Powers of Ten – Part I by Stephen Mallette.

From the post:

“No, no! The adventures first,’ said the Gryphon in an impatient tone: ‘explanations take such a dreadful time.”

— Lewis Carroll – Alice’s Adventures in WonderlandIt is often quite simple to envision the benefits of using Titan. Developing complex graph analytics over a multi-billion edge distributed graph represent the

adventuresthat await. Like the Gryphon from Lewis Carroll’s tale, the desire to immediately dive into theadventurescan be quite strong. Unfortunately and quite obviously, the benefits of Titan cannot be realized until there is some data present within it. Consider theexplanationsthat follow; they are the strategies by which data is bulk loaded to Titan enabling theadventuresto ensue.There are a number of different variables that might influence the approach to loading data into a graph, but the attribute that provides the best guidance in making a decision is size. For purposes of this article, “size” refers to the estimated number of edges to be loaded into the graph. The strategy used for loading data tends to change in powers of ten, where the strategy for loading 1 million edges is different than the approach for 10 million edges.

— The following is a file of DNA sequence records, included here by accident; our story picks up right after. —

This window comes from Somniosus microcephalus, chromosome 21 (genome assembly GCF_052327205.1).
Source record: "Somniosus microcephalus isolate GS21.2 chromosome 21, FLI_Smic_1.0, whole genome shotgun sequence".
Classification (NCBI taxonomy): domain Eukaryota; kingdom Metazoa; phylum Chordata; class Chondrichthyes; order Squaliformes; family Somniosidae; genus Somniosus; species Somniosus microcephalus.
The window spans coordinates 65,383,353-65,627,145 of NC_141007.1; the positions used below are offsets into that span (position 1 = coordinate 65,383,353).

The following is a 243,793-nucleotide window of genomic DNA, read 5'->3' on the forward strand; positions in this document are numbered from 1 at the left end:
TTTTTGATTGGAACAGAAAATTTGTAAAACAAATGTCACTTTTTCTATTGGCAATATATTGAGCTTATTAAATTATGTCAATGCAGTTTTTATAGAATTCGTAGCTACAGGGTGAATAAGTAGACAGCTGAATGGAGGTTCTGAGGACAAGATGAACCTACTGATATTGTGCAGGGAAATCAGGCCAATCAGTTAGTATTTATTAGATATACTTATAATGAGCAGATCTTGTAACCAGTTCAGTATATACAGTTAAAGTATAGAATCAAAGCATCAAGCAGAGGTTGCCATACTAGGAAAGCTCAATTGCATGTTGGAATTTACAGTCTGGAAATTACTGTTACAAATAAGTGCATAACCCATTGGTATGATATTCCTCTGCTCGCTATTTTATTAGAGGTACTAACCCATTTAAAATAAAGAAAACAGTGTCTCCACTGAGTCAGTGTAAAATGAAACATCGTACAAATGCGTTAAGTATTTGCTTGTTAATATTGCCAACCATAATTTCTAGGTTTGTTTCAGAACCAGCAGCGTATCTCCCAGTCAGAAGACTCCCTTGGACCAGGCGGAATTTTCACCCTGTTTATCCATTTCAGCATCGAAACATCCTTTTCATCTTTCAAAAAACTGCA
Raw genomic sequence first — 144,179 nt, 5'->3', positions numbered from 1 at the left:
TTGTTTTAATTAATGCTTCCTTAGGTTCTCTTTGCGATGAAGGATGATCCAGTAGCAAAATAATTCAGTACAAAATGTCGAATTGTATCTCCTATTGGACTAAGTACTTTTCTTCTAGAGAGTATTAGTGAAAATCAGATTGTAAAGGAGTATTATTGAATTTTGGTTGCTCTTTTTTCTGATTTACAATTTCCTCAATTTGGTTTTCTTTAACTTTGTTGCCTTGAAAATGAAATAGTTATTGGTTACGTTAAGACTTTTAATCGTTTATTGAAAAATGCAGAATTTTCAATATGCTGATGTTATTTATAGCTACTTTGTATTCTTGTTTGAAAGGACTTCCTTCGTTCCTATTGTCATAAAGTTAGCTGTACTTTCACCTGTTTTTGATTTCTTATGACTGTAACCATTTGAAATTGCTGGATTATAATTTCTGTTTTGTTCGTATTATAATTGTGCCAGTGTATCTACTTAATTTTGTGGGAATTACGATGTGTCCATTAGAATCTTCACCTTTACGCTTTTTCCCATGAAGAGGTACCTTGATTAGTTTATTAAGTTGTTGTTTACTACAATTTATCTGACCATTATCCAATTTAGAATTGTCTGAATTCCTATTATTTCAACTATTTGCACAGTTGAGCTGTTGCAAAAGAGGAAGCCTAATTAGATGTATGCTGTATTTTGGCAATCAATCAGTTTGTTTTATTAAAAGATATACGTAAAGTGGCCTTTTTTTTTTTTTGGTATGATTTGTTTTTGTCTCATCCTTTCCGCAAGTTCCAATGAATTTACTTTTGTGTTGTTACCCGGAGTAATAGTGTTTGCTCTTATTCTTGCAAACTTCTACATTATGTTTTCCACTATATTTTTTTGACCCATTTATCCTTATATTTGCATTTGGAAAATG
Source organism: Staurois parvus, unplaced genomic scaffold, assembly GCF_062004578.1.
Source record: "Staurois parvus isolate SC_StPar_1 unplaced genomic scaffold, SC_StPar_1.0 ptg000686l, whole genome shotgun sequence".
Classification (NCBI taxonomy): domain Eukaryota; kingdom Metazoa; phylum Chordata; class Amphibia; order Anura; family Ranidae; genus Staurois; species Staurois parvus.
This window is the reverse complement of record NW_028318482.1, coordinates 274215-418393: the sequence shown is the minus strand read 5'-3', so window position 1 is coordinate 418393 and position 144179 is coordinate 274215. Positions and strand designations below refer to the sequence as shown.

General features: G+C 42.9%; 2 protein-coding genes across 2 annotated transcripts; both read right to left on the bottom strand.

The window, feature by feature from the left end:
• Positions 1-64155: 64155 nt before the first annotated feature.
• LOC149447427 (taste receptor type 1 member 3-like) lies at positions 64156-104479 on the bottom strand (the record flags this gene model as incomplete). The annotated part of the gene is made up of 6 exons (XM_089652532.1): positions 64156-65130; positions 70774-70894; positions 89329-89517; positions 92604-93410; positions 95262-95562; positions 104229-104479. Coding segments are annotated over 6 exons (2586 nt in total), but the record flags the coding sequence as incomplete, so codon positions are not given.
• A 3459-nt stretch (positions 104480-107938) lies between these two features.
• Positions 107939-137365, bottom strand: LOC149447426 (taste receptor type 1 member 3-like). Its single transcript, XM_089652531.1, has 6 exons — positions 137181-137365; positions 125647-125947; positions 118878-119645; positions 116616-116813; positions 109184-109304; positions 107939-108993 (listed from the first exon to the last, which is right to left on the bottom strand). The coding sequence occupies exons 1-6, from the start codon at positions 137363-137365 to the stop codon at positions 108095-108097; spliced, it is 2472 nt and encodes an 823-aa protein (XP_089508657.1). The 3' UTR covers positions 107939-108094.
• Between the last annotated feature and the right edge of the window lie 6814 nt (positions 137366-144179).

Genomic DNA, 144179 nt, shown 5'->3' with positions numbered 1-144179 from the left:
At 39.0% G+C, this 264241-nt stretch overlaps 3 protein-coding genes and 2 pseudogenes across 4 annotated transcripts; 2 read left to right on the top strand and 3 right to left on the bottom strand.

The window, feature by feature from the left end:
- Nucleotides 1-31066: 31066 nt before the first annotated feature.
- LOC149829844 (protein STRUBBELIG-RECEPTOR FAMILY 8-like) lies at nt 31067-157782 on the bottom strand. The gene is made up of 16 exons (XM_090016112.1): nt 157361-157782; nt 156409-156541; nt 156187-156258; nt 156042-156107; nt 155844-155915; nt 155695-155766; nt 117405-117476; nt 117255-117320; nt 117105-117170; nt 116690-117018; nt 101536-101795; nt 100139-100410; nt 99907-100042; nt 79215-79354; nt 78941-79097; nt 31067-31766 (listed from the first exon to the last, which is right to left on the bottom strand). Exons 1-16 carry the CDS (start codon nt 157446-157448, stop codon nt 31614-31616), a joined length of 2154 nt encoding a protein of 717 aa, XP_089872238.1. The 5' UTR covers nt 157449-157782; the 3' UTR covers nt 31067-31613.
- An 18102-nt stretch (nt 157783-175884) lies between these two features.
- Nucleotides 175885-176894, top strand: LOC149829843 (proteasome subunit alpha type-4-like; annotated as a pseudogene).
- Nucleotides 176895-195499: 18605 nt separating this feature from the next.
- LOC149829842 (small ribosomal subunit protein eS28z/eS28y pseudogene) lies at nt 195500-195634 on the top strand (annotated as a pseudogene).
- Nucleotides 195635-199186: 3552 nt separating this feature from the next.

Given this neat and memorable way to categorize batch loading strategies, this two-part article outlines each strategy starting with the smallest at 1 million edges or less and continuing in powers of ten up to 1 billion and more. This first part will focus on 1 million and 10 million edges, which generally involves common Gremlin operations. The second part will focus on 100 million and 1 billion edges, which generally involves the use of Faunus.

Great guidance on loading relatively small data sets using Gremlin. Looking forward to seeing the harder tests with 100 million and 1 billion edge sets.